New sites can prevent identity theft

November 13, 2009 12:00:00 AM PST
Two new websites offer to check on your chances of becoming an identity theft victim.

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These are brand new services and they give you a snapshot look at your vulnerability and they both do it for free.

The CEO of www.trustedid.com, Scott Mitic, showed 7 On Your Side his new website: stolenidsearch.com.

This site reaches into the Internet, in places you've never been.

"Have you ever wondered where all those phishing attacks lead, where all those data losses lead? Well, they lead in to the dark web, the criminal underworld and this website let's you search to see if your information is part of that world," he said.

There are 40 million names in this data base, and if one of them is yours your identity is at risk. To check, you give the site some basic personal information like name and address and it compares that with its list of compromised ids.

"The way this information comes to us is through a number of different sources, but a big chunk of it is from informants who are living in that world and have access to the data. So they are the good guys that are in the bad world and they put the information where we can get it and put it into this data base," said Mitic.

The cost? Nothing the service is free.

Here's another free service is from www.myidscore.com. Its information, however, comes from a far different source. It is owned by a company called www.idanalytics.com and up till now it has worked strictly with corporations.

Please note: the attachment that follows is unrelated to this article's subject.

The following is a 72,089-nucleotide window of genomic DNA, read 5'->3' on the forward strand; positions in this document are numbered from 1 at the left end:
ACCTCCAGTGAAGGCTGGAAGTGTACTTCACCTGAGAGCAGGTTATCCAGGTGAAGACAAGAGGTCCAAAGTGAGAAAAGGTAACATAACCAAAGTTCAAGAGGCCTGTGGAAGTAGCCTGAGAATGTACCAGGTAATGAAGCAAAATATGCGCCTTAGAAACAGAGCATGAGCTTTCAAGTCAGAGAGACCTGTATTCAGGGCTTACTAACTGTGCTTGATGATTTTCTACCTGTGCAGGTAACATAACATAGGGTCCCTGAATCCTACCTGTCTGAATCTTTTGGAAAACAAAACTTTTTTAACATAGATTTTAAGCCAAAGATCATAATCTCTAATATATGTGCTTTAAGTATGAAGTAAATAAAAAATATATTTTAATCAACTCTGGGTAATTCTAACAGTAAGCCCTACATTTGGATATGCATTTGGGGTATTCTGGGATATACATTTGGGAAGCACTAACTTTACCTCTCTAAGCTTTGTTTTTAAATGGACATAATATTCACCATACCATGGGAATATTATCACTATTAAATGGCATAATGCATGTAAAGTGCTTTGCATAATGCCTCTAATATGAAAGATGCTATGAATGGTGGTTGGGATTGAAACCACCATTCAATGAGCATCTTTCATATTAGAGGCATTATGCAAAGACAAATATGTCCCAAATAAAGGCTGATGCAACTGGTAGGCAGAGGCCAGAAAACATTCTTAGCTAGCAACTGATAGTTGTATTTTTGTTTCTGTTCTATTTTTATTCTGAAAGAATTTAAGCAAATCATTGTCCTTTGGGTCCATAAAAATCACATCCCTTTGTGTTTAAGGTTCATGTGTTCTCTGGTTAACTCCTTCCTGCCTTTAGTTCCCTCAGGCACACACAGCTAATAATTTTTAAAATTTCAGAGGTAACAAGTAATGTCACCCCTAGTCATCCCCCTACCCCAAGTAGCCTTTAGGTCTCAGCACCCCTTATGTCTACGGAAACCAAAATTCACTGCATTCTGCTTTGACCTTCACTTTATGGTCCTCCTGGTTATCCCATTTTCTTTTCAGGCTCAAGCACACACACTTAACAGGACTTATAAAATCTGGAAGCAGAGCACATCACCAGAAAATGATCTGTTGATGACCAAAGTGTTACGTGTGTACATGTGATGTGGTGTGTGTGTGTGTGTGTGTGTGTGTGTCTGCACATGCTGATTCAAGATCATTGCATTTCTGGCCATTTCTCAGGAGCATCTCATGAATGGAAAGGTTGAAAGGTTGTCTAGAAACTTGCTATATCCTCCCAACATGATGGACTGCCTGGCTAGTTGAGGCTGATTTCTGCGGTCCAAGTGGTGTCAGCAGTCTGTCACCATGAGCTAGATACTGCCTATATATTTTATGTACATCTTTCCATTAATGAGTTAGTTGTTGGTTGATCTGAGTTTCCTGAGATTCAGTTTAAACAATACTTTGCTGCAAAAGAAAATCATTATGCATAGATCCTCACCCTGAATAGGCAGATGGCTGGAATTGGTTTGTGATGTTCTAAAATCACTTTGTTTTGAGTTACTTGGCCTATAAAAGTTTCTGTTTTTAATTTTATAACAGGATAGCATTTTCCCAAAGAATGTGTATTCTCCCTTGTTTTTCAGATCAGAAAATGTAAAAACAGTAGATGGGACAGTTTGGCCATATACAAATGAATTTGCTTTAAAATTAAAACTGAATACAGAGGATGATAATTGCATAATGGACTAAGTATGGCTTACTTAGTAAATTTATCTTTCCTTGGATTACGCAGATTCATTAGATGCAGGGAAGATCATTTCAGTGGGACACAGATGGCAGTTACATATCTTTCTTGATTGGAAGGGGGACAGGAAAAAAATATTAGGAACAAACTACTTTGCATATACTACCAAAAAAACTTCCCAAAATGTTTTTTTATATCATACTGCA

"The data in our network comes from companies from across the nation, many of America's leading companies. It is quite likely that the credit card you have your wallet or the phone company you have uses our services," said Tom Oscherwitz from My ID Score.

My ID Score looks for unusual activity that suggests fraud. One percent of those checking will be at high risk, five to eight percent moderate and the rest low. The website makes it all very clear with a gauge.

"It is kind of like a thermometer. It is a tool they can use to protect themselves. If you have a temperature of 98 degrees it doesn't mean you are healthy, but if you have a temperature of 104 degrees it is something to be concerned about," said Oscherwitz.

"Whether it is good information or bad at the very least it is free," said Joe Ridout from Consumer Action. "It is difficult to tell exactly what's going into these numbers or results, but they are free and there is no harm in taking a look at it."

Both sites say I am in good shape with a low chance of identity theft, but remember that can change on a moment's notice. So checking back and continuing to protect my personal information remains a top priority.

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